Exploring the Three Stages of Hell

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Stone Cold Steve Austin and Triple H in the first Three Stages of Hell match

When John Cena and Ryback clash at WWE Payback, they’ll compete in a match that only four other wrestlers can say they’ve survived.  In a professional wrestling landscape that is littered with gimmick pay-per-views and match stipulations, it’s hard to believe a Three Stages of Hell encounter has only been done three times previously in a WWF/WWE ring.  At its core, the Three Stages of Hell match is a two out-of-three falls contest.  These “best out of three” matches have been around forever and were typically used in the past when a championship was on the line.  With the many match-types in wrestling, a dressed-up two out-of-three falls contest is a great vehicle to settle a feud and give fans an exciting main event.  Are John Cena and Ryback ready for this type of potential legacy-making match?  Let’s first take a look back through the previous Three Stages of Hell encounters to set the stage for what is at stake Sunday night.

Triple H vs. Stone Cold Steve Austin

No Way Out 2001
First fall – Regular Match
Second fall – Street Fight
Third fall – Cage Match

You won’t find many feuds that built to a boiling point like this one.  Four months had passed since Triple H claimed responsibility for being the mastermind that put Austin out back in 1999.  After a brawl at Survivor Series 2000 and a continued presence in interfering with each other’s title matches in the months to follow (not to mention Austin dropping HHH 20 stories in a car), the culmination of their lengthy feud was to be settled in Three Stages of Hell.  The drama in the ending of this saga was only heightened by a contact restriction leading up to the match.  Both men were frustrated by the pseudo leash they were on until the bell rang at No Way Out.  The crowd sensed this; a palpable buzz built up during the entrances, with the crowd losing their shit when the two finally locked up.  The layout of the falls was perfectly booked and the match seamless in its storytelling.  The first fall saw both men working a body part, setting the stage with an easy selling blueprint for the match.  The heat for even these segments is off the charts.  The crowd goes nuts for a figure-four reversal spot and it’s only the first fall.  After catching HHH with a Stunner as he was coming off the top rope, Austin picks up the pin and the match moves right into the Street Fight portion with Austin firmly in control.  Chairs are thrown in the ring and both guys brawl through the crowd.  There are two nods to continuity that are endearing here.  First Stone Cold finds a barbed-wire bat by the announce table, a callback to past HHH grudge matches and the assumption that, even though he was out of action at the time, Austin clearly watched the Royal Rumble in 2000 (scouting!).  HHH then keeps up the selling from the arm work Austin did earlier and is unable to unleash a Pedigree on said announce table, leading to a vicious backdrop through the Spanish table.  HHH sells like a champ for this entire segment until he goes back to where he presumably hid the barbed-wire bat and finds his sledgehammer.  A sledge-shot and Pedigree tie things up and the cage ominously lowers (complete with its own entrance music) for the final fall.  Both men are bloodied and beaten, giving an added emphasis to each shot they take.  The fight is so well done, you forget it’s a cage match with escape rules until HHH makes the lone attempt to climb out.  This all builds to a crescendo when HHH hits a Pedigree and Austin kicks out.  One of the better false finishes you’ll see, the under-use of finishers during the previous parts of the match made both this spot, and when HHH kicks out of the Stunner shortly after, really effective.  Both men hit each other with weapons at the same time, with HHH falling on top of Austin to win the match.

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HBK drops the elbow as Ric Flair looks on

Triple H vs. Shawn Michaels

Armageddon 2002
First fall – Street Fight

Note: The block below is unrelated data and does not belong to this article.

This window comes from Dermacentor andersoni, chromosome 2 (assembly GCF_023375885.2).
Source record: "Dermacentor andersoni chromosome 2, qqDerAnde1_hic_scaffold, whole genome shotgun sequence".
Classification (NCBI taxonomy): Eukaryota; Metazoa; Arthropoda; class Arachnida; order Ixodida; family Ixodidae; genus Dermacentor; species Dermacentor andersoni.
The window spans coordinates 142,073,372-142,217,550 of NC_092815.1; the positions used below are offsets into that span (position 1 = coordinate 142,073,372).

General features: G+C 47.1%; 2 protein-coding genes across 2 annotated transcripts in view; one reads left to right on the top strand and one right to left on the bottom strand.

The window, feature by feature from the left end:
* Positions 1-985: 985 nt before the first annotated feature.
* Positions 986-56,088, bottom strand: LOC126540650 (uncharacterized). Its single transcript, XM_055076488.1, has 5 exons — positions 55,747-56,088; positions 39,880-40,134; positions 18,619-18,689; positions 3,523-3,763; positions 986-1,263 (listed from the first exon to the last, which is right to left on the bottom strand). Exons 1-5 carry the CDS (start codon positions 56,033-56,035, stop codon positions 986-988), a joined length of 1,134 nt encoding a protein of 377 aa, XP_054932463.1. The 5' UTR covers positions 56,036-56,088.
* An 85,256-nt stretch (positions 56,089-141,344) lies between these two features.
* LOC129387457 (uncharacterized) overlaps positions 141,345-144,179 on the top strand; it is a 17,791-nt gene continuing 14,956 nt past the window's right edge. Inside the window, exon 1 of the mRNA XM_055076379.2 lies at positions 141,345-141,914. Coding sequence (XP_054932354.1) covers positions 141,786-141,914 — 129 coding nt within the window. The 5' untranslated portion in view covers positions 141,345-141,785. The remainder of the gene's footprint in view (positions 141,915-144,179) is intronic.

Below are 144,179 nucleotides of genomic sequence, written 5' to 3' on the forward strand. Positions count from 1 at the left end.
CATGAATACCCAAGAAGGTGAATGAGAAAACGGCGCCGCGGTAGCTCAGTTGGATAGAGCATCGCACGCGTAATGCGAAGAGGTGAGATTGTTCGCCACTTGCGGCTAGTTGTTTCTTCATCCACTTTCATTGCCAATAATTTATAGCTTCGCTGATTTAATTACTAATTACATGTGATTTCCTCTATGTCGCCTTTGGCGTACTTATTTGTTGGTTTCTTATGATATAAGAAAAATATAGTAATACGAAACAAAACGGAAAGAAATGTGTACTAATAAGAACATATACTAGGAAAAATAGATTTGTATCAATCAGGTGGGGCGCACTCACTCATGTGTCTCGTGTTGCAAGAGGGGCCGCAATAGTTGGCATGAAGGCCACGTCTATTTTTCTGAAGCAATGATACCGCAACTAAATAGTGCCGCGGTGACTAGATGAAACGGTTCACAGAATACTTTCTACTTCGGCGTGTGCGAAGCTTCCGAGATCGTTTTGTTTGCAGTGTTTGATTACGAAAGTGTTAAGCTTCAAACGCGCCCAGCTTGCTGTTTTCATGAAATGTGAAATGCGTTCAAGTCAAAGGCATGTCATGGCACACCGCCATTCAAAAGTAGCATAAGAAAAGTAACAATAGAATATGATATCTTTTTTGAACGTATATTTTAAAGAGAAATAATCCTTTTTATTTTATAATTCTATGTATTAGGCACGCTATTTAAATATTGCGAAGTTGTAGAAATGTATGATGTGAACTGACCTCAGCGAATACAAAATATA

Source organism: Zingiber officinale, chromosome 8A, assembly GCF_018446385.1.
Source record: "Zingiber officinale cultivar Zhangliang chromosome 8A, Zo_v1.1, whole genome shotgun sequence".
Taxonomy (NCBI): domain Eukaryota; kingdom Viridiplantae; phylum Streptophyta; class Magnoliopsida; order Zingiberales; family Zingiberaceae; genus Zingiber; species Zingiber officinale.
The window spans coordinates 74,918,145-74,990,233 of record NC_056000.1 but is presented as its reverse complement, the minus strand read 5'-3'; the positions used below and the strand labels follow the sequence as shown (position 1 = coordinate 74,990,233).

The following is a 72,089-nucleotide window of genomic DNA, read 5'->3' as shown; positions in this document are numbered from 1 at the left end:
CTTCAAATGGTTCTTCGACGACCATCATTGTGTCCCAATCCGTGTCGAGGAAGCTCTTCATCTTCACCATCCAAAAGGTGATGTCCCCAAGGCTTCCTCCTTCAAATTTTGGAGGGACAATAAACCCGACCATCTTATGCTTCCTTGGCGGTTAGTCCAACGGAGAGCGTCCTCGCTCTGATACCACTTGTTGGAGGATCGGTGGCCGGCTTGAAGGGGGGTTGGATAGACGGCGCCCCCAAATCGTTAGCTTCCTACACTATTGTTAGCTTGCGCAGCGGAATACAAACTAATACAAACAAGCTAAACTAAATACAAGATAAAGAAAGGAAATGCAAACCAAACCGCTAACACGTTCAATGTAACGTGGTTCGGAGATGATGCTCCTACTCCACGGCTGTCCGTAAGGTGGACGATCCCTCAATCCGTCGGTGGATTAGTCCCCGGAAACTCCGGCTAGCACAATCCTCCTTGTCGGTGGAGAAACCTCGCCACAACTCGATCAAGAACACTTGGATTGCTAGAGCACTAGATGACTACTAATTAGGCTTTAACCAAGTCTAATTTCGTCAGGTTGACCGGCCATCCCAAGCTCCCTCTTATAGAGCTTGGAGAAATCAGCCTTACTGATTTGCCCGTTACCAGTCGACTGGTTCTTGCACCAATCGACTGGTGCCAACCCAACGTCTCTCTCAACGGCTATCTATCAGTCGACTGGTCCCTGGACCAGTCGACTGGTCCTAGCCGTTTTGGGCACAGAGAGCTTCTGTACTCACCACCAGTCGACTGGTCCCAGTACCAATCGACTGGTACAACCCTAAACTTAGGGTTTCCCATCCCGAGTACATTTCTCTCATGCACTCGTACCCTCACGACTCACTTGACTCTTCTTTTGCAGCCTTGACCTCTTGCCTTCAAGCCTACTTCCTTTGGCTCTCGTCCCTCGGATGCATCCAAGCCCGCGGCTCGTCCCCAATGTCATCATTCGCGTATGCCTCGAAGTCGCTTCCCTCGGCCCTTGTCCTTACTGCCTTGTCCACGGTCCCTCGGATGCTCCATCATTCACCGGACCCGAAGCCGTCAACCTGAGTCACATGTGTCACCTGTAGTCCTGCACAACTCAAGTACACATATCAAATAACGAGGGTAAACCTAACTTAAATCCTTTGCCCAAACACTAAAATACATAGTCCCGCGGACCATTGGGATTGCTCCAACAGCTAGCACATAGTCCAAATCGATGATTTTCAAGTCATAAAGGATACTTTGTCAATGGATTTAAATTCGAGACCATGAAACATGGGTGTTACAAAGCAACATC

Second fall – Cage Match
Third fall – Ladder Match

One of the best comeback stories ever is the back-story behind the second Three Stages of Hell match.  After winning his comeback match against HHH at SummerSlam, HBK was taken out post-match by HHH and was off TV until he was a surprise entrant in the first Elimination Chamber match at Survivor Series 2002.  Both men battled each other as the final pair in this World Heavyweight Championship duel, with Shawn Michaels (w/ worst haircut ever) coming out on top.  This didn’t sit well with the perennially-crowned Triple H and given both men’s history, a Three Stages of Hell match to settle their score (and decide the Championship) made a lot of sense.  With their previous SummerSlam match also a Street Fight, there is some logic to skipping the regular match here.  The first fall is split evenly between in-ring action featuring HHH working HBK’s knee and outside fighting that saw trash cans and chairs regularly used.  This fall is very long, which impacts the narrative they could tell in the later sections of the match (especially given Shawn’s history in ladder matches).  As things dragged, the crowd (and viewer) awakes when HHH thinks better of using a gigantic barbed-wire bat, instead opting to light it on fire.  So that was different and it resulted in Shawn using the flaming bat on HHH in a spot the match desperately needed.  HHH wouldn’t be down for long as he continued his work on HBK’s knee, hit the Pedigree and made the pin.  The cage portion sees Ric Flair come back out to the ring after being thrown out by the ref before the match even started (This, of course, made zero sense since the first fall was a Street Fight.  What stopped Ric from coming down earlier?  It was no DQ!).  Ric plays an important part here.  First he constructs four tables (two sitting on top of the other two) outside the ring so HHH can presumably throw Shawn Michaels off the cage and win the match.  This begs the question – is there some sort of general etiquette in blood feuds where a guy wouldn’t want to just throw his hated opponent to the hard concrete below?  Back in the cage, Flair gets involved, forcing HBK to fight off both men heroically.  He does so, even though HHH could have exited as he is literally right by the opened cage door as Flair takes a Superkick.  This is why triple-threat cage matches are a big exercise in suspending your disbelief.  HBK climbs and hits a big splash on HHH through a table to knot things up at one fall a-piece.  Things are pretty telegraphed here and the last fall is very short, with very little use of the ladder.  HBK climbs and looks like he’s going to retain until HHH dumps the ladder and Shawn dramatically crashes through the four tables outside giving HHH the belt.